A few Sundays ago, I received a call from my 28 year-old son, Greg who lives in Kansas. Greg was calling to tell me that he’d just finished in the top 5 at a local amateur golf tournament against a field of 75 competitors, which certainly was exciting in itself. But, it was the words Greg uttered next that brought a smile to my heart and tears to my eyes. “Dad,” he said, “I WAS REALLY PROUD OF MYSELF for the way I hung in there on the back nine today, especially after not getting off to the start I had hoped for.” Why the heart smile and the tears? Because it was the first time in 28 years I’d ever heard my son say that he was “proud of himself” for anything, despite having had much to be proud of. My daughter, Ashley, thankfully is 26. I say “thankfully” because I’m still waiting for those 6 words to cross her lips for the first time, even though, by the time she was 18, she already had accomplished more than most people twice her age and nearly lost her life in the process. And then, of course, there’s their 56 year-old dad – the carrier of this unfortunate gene. The guy whose Life Resume – already chock-full of personal and professional accomplishments – continues to grow, while his heart sits in wait for those 6 simple words.
I’m not sure what it is about the human condition that makes us so quick to seize upon (and beat ourselves up about) our mistakes, the times we fall short of our intended goals, our missteps and shortcomings and so reluctant to appreciate the times we get it right, the product of our hard work, all the good that we do. I am, however, very sure about this: It’s vitally important that, from time to time, we pause long enough to do that, to give ourselves credit when credit is due – and terribly unhealthy not to. In fact, it’s a pathway that leads to certain unhappiness. Because the reality is: You’re imperfect. We all are. And because we’re imperfect, despite our best efforts and intentions, we’re going to make mistakes – lots of them – both personally and professionally, before we’re done with this Life thing. We’re going to hurt others and others are going to hurt us. We’re going to strive and fall short, do our best and, on occasion, find that it’s not enough to satisfy someone else. But, trust me on this one: You’ve gotten it “right” far more often than you’ve gotten it “wrong” and the “good” you’ve done has far outweighed the “bad”.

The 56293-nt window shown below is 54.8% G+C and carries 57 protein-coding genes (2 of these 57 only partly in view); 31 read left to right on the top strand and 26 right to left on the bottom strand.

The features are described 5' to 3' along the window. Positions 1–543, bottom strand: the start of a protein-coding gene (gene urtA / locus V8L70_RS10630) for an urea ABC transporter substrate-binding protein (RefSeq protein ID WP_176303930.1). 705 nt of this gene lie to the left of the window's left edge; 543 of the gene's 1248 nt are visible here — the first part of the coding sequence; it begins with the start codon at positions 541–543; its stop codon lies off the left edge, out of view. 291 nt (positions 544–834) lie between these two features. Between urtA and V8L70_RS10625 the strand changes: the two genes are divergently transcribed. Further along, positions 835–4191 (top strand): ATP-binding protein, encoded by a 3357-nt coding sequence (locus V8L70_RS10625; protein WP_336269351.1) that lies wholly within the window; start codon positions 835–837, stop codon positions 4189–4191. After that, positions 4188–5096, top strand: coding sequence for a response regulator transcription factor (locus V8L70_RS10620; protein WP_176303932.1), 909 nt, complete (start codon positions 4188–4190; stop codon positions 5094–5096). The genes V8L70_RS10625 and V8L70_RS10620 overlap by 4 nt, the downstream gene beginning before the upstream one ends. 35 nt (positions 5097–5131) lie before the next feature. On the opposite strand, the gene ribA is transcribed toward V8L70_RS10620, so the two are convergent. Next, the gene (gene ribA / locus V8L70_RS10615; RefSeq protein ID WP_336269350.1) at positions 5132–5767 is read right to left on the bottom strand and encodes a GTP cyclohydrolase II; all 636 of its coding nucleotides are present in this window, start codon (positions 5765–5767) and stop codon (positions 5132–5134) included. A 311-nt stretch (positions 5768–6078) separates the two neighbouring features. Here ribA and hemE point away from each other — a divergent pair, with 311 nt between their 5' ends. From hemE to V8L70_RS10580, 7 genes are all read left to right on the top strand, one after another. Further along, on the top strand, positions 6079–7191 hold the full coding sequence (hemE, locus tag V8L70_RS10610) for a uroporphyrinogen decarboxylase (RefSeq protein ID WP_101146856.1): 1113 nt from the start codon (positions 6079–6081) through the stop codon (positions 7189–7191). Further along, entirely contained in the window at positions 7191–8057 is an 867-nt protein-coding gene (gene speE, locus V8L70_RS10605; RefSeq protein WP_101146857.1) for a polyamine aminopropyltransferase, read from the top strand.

Maybe you’ve won a local, regional or state championship or a beautifully-colored and appointed ribbon in your sport of choice.
Maybe you’re the class valedictorian or have fought hard just to earn a passing grade in a subject you were certain you were going to fail.
Maybe you’ve “just” said “no” to drugs or alcohol (or both) – again.
Maybe you’ve brought an audience to tears by sharing your heart in song or brightened their sagging spirits with an inspiring theatrical performance.
Maybe, even when you really didn’t have the time, you stopped what you were doing on a moment’s notice to comfort a friend in need.
Maybe you found the strength to get out of bed when the weight of depression was insisting you stay there.
Maybe you offered a word of encouragement, empathy or compassion to a thirsty heart.
Maybe you were able to silence the eating disorder voice raging in your head just long enough to have a simple snack.
Maybe you “simply” committed to making the next 5 minutes of your life better than the last 5 and in doing so took a baby step forward on the path to a healthier tomorrow.
Maybe you dried a tear, were the catalyst of a smile – made someone feel they mattered.
Maybe you allowed yourself to be vulnerable, spoke your truth – and, in doing so, inspired someone (perhaps a complete stranger) to look beyond their shame and speak their own.
Maybe you’ve fallen off a real (or metaphorical) horse a time or two, confronted your fears and courageously gotten back on.
The point is: All of us have treasure chests filled with “victories” (large and small), acts of goodness and kindness, moments of strength and courage – some known to many, others known only to ourselves. I think it’s high time all of us starting acknowledging that. It’s time we give ourselves (and our hearts) some credit. So, in honor of Greg’s breakthrough, I want each of you to promise me that tonight, before your head hits the pillow, you will take a moment to reflect on just one of those items in your treasure chest, utter a few words of self-praise (“I’m really proud of myself for . . .”) (whisper them if you must!) and then give yourself a hearty pat on the back for a job well done. You’ve earned it. You deserve it.
I promise your heart will smile the same way mine did!
*Special thanks to Allison Crow for granting me permission to use her inspiring artwork for this post. Please take a minute to check out Allison’s website and the work she’s doing: http://www.allisoncrow.com